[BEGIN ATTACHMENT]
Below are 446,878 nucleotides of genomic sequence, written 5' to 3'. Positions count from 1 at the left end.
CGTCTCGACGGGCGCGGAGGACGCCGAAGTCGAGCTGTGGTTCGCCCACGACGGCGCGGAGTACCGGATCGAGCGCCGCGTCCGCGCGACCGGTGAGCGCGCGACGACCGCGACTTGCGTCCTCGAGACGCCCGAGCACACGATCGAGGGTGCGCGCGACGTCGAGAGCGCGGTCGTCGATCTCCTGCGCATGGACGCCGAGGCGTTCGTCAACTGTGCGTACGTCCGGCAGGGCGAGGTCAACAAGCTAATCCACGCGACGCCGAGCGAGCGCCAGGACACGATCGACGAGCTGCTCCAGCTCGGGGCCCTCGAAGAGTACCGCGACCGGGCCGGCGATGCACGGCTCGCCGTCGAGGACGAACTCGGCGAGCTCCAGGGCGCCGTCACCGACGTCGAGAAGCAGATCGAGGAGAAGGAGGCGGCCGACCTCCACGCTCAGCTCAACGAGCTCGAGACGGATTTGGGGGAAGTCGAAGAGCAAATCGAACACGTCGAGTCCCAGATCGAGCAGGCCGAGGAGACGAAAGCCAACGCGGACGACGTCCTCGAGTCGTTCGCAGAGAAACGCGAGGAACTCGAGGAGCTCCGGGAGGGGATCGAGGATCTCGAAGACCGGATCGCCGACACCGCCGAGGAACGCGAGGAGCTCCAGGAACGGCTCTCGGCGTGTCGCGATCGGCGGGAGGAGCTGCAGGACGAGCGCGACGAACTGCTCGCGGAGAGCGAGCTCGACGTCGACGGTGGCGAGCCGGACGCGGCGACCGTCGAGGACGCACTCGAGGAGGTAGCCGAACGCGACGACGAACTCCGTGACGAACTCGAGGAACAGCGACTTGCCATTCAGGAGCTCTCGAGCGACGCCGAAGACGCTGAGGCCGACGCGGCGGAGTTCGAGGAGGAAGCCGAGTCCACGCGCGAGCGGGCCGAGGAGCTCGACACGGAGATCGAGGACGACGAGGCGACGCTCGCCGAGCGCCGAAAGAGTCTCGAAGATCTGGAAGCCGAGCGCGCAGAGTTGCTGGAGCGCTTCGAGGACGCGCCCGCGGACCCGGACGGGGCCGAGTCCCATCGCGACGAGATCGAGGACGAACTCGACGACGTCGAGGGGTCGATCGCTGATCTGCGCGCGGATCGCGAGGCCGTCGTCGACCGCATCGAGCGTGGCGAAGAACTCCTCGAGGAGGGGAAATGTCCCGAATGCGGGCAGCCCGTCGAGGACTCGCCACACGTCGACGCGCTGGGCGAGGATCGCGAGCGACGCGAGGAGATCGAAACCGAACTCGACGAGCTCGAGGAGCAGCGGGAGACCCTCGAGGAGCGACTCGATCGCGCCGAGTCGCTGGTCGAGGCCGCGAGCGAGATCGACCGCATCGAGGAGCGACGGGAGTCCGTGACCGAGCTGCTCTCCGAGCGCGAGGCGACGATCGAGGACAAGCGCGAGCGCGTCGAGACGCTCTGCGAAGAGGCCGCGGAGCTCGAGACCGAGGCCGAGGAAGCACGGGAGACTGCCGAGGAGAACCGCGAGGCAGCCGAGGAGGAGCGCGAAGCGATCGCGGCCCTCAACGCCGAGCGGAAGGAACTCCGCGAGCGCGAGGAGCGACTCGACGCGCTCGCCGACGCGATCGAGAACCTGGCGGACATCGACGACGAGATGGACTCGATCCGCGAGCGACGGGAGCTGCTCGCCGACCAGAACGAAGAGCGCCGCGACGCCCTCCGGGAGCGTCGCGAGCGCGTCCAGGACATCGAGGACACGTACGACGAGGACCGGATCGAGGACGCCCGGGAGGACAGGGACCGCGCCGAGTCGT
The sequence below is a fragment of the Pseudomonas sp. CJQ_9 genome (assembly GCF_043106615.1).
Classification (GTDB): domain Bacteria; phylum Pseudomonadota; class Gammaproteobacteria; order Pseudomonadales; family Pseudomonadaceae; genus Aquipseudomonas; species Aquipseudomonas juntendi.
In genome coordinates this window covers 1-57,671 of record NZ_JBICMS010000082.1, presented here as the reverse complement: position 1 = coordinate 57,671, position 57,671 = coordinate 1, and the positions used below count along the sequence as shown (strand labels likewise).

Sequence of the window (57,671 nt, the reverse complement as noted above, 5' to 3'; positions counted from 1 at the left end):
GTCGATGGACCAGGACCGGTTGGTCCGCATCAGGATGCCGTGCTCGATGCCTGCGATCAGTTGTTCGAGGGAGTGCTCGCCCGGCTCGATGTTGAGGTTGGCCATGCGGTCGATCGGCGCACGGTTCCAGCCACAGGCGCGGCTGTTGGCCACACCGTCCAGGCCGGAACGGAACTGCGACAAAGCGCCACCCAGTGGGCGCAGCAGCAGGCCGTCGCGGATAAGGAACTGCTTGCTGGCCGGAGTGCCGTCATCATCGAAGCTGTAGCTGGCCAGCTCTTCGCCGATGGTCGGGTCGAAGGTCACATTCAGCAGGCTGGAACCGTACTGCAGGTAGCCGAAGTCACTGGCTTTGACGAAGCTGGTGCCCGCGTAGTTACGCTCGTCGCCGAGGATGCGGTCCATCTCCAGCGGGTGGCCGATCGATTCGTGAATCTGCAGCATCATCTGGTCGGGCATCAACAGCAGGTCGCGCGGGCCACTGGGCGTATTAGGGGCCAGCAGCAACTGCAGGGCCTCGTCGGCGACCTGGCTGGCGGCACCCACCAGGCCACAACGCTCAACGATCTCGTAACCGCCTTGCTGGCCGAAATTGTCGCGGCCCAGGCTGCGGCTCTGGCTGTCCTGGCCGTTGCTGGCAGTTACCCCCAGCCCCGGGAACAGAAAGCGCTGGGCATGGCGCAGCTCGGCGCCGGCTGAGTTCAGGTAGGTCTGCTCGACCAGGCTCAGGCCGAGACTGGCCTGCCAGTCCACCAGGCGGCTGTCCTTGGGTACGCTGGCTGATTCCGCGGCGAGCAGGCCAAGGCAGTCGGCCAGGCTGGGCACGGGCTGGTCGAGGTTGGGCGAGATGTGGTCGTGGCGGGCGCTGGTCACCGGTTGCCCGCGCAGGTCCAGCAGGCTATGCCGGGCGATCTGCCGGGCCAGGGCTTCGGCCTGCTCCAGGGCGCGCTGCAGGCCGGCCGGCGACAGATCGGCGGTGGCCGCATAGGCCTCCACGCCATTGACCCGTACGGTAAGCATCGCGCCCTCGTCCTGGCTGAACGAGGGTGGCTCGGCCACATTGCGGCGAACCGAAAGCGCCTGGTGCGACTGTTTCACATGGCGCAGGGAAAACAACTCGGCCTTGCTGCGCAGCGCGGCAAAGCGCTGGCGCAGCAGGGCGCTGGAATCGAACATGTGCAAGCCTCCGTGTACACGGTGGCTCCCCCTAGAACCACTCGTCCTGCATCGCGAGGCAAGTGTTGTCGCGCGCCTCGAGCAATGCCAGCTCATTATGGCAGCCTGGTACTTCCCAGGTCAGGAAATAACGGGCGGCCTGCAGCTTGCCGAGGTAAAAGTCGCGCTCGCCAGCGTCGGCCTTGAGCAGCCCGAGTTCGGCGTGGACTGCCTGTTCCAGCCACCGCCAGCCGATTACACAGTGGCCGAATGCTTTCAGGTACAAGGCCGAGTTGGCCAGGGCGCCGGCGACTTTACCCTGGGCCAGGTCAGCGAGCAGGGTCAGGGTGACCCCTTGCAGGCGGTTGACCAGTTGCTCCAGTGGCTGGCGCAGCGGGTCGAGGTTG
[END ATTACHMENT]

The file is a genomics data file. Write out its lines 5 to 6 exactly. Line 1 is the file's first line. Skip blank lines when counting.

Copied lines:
In genome coordinates this window covers 1-57,671 of record NZ_JBICMS010000082.1, presented here as the reverse complement: position 1 = coordinate 57,671, position 57,671 = coordinate 1, and the positions used below count along the sequence as shown (strand labels likewise).

Sequence of the window (57,671 nt, the reverse complement as noted above, 5' to 3'; positions counted from 1 at the left end):